Jeff Green, Senior Director for Cybersecurity Programs at Aspen Digital.

"Cyber insecurity will always be a significant problem, but it is one that we must work to manage, not eliminate."


The fight against cyber crime is often thought of as a war, but against an unseen enemy, attack methods constantly changing and no real endgame, it is useful to rethink the problem.

A better analogy for combatting this problem might be developing good cyber health habits that mean if you face an attack or breach, the recovery won’t take as long or be as painful.

What do cyber-criminals actually want?

Data is the language of business. Personal information about staff for payroll and other essential operations, contact information for clients and customers, sensitive information used in decision making and many other data points are collected and stored by organisations of all sizes.

Gartner has found that businesses increasingly prefer data-driven decision-making to intuition-based decision-making, which means organisations are gathering more information than ever before.

But criminals have also noticed all that data, and they place a high value on that information for sale or identity theft. Threats come from both individual hackers and well-funded organised crime groups.

Most cybercrime comes down to the value of that information on the black market, or dark web. It’s a money making exercise.

Cybercrime is now not only a business, but a lucrative growth industry with healthy returns and low risks.

Information has varying values on the black market, ranging from a few dollars for data from popular apps such as Spotify and Netflix, to stolen medical records, credit cards and identifiable information that can fetch thousands of dollars.

For that reason alone, malicious data breaches are not going anywhere.

The industry is so big, global consultancy McKinsey believes cyber incursions are on track to cause nearly $16 trillion a year in damage to the global economy by 2025.

IBM’s 2023 Cost of a Data Breach report revealed the average cost of a data breach globally was $7 million – a price tag that could potentially sink a small or medium business, or a not-for-profit organisation.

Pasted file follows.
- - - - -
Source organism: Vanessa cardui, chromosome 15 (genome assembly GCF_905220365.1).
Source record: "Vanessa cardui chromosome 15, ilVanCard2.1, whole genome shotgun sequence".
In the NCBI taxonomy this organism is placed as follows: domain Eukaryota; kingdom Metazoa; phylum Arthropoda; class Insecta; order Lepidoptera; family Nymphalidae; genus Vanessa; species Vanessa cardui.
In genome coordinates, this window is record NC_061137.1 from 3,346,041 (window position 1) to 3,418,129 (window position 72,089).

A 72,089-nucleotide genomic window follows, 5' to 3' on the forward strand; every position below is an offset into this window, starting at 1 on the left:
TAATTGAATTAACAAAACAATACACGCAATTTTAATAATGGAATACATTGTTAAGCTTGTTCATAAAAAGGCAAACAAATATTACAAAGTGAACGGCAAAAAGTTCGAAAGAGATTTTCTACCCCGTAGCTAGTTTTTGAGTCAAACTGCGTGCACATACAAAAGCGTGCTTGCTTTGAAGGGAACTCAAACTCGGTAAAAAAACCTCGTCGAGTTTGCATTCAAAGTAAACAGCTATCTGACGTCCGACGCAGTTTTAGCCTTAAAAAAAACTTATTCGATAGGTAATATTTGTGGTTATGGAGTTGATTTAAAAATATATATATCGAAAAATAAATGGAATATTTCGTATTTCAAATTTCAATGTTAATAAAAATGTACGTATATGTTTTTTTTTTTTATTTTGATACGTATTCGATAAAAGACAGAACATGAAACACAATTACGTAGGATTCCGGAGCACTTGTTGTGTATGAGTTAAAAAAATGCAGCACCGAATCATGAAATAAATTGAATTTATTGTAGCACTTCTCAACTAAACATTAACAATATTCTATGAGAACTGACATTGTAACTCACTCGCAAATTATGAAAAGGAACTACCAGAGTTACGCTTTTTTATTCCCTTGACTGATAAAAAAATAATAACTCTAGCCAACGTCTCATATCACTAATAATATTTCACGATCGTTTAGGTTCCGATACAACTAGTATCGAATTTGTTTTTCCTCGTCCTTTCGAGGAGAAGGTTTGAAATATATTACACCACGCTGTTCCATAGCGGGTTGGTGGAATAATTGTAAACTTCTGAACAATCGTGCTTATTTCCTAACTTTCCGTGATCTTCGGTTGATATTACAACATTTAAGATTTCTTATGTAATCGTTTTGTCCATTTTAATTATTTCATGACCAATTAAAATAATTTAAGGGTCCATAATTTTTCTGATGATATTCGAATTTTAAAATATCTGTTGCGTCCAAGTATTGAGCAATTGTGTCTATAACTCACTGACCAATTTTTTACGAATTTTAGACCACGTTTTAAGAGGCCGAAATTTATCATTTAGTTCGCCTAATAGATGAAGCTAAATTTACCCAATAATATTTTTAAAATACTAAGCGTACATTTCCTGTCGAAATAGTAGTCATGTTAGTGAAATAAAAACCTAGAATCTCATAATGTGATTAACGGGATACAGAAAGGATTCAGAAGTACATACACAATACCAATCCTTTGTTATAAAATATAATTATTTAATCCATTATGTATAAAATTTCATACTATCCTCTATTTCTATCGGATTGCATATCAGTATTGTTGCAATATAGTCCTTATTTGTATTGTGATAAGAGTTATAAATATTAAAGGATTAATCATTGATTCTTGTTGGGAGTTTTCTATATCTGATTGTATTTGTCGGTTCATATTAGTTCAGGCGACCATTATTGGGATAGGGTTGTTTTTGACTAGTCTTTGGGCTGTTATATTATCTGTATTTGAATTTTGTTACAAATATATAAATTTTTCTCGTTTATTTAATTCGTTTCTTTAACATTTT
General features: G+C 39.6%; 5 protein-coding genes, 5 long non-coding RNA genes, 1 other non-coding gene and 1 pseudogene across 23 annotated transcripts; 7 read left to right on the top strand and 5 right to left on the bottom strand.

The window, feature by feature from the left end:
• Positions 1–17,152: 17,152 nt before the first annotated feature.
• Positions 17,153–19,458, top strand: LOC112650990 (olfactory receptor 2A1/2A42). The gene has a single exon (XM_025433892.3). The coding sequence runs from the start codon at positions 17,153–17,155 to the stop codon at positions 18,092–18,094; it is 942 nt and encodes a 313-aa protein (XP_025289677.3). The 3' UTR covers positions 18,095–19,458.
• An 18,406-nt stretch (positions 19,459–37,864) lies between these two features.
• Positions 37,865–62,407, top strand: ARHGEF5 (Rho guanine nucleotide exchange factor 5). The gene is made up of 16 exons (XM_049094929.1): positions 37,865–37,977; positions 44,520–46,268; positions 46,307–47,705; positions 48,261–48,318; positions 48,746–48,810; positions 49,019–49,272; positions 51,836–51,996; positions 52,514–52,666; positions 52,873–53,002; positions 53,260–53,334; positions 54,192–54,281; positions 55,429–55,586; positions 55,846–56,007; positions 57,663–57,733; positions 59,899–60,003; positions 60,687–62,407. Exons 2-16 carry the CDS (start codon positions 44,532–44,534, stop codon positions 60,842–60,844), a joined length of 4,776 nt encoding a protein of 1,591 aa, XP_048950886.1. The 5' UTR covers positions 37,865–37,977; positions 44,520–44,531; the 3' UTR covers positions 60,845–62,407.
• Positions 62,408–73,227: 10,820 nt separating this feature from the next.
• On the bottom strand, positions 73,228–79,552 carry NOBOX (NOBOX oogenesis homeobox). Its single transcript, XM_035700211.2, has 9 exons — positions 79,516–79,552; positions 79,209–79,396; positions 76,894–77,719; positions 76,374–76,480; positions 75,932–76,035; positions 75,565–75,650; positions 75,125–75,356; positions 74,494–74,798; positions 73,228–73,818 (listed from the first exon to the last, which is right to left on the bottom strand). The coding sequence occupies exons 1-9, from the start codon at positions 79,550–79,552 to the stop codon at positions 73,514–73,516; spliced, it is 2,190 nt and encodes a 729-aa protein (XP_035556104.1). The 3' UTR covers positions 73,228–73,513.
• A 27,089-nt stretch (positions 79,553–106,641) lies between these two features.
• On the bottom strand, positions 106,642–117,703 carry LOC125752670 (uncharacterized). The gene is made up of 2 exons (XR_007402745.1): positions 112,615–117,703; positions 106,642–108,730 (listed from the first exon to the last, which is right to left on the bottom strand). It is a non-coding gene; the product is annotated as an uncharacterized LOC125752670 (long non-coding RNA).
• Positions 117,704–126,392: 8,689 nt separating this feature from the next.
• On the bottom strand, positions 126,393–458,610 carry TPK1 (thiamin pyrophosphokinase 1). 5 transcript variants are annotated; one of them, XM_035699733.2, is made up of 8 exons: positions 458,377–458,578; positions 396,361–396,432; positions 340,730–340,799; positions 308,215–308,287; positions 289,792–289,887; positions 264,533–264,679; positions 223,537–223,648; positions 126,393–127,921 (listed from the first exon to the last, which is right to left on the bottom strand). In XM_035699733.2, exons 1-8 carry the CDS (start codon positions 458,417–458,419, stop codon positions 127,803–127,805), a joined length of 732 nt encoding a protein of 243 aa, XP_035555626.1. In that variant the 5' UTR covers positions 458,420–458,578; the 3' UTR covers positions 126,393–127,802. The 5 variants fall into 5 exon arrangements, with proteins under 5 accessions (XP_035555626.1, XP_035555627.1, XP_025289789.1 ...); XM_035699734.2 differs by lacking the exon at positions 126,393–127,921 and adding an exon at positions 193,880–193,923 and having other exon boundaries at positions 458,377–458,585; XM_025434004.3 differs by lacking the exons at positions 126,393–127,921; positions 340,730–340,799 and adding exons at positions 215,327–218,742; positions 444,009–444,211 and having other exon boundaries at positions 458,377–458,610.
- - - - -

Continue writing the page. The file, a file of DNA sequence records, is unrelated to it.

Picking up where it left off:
The most valuable information is personally identifiable, which is used to perpetrate identity fraud, fuel future phishing attacks or simply financial gain.

Small and medium businesses are also a target for cybercriminals, who may be seeking a way into bigger organisations through its weakest links – its supply chain.

As more information is collected and stored, the more attractive it is to organised crime seeking to exploit vulnerabilities for extorting organisations, or threat actors attempting to disrupt critical infrastructure and steal sensitive information.

Understanding how an organisation stores data and who can access it is a key risk management step that means the highest risk areas can be identified and addressed.

Safe handling and secure storage of data is the first line of defence against cybercrime. It is a risk management investment that reassures staff, customers, investors and other stakeholders that private information is safe from those who might exploit it.

But if a crack appears in the storage and personal or sensitive data is exposed, business leaders must be proactive to win back that broken trust. And that will not happen quickly.

In the event of a breach, organisations and boards will need to demonstrate that they took seriously the job of protecting personal and private information by showing actions taken to assess risk and defend data.

Cyber crime and data protection are complex problems but organisations should encourage greater understanding of the issues, to empower and educate their people.
Cybercrime isn’t going away but it will flourish if employees and executives don’t understand the motivations and start to think like their adversary.